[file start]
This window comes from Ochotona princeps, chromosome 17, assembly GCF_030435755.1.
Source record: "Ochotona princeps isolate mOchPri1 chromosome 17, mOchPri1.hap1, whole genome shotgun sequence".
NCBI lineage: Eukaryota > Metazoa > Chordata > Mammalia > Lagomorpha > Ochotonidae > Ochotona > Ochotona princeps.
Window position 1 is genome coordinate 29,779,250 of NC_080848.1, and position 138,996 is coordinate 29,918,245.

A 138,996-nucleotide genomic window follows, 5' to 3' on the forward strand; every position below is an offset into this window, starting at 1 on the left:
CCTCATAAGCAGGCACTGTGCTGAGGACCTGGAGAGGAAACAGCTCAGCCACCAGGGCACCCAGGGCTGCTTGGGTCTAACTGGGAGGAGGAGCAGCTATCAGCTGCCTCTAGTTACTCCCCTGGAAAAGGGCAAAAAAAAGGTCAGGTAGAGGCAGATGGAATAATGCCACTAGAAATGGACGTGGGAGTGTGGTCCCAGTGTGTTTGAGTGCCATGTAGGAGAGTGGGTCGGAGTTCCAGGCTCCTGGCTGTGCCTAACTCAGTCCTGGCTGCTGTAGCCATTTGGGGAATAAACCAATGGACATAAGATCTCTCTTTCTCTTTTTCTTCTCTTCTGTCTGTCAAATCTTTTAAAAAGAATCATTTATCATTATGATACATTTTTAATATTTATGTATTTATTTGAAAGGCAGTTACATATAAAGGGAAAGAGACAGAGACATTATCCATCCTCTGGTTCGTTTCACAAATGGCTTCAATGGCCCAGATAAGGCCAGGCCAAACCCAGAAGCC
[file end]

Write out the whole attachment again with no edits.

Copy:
This window comes from Ochotona princeps, chromosome 17, assembly GCF_030435755.1.
Source record: "Ochotona princeps isolate mOchPri1 chromosome 17, mOchPri1.hap1, whole genome shotgun sequence".
NCBI lineage: Eukaryota > Metazoa > Chordata > Mammalia > Lagomorpha > Ochotonidae > Ochotona > Ochotona princeps.
Window position 1 is genome coordinate 29,779,250 of NC_080848.1, and position 138,996 is coordinate 29,918,245.

A 138,996-nucleotide genomic window follows, 5' to 3' on the forward strand; every position below is an offset into this window, starting at 1 on the left:
CCTCATAAGCAGGCACTGTGCTGAGGACCTGGAGAGGAAACAGCTCAGCCACCAGGGCACCCAGGGCTGCTTGGGTCTAACTGGGAGGAGGAGCAGCTATCAGCTGCCTCTAGTTACTCCCCTGGAAAAGGGCAAAAAAAAGGTCAGGTAGAGGCAGATGGAATAATGCCACTAGAAATGGACGTGGGAGTGTGGTCCCAGTGTGTTTGAGTGCCATGTAGGAGAGTGGGTCGGAGTTCCAGGCTCCTGGCTGTGCCTAACTCAGTCCTGGCTGCTGTAGCCATTTGGGGAATAAACCAATGGACATAAGATCTCTCTTTCTCTTTTTCTTCTCTTCTGTCTGTCAAATCTTTTAAAAAGAATCATTTATCATTATGATACATTTTTAATATTTATGTATTTATTTGAAAGGCAGTTACATATAAAGGGAAAGAGACAGAGACATTATCCATCCTCTGGTTCGTTTCACAAATGGCTTCAATGGCCCAGATAAGGCCAGGCCAAACCCAGAAGCC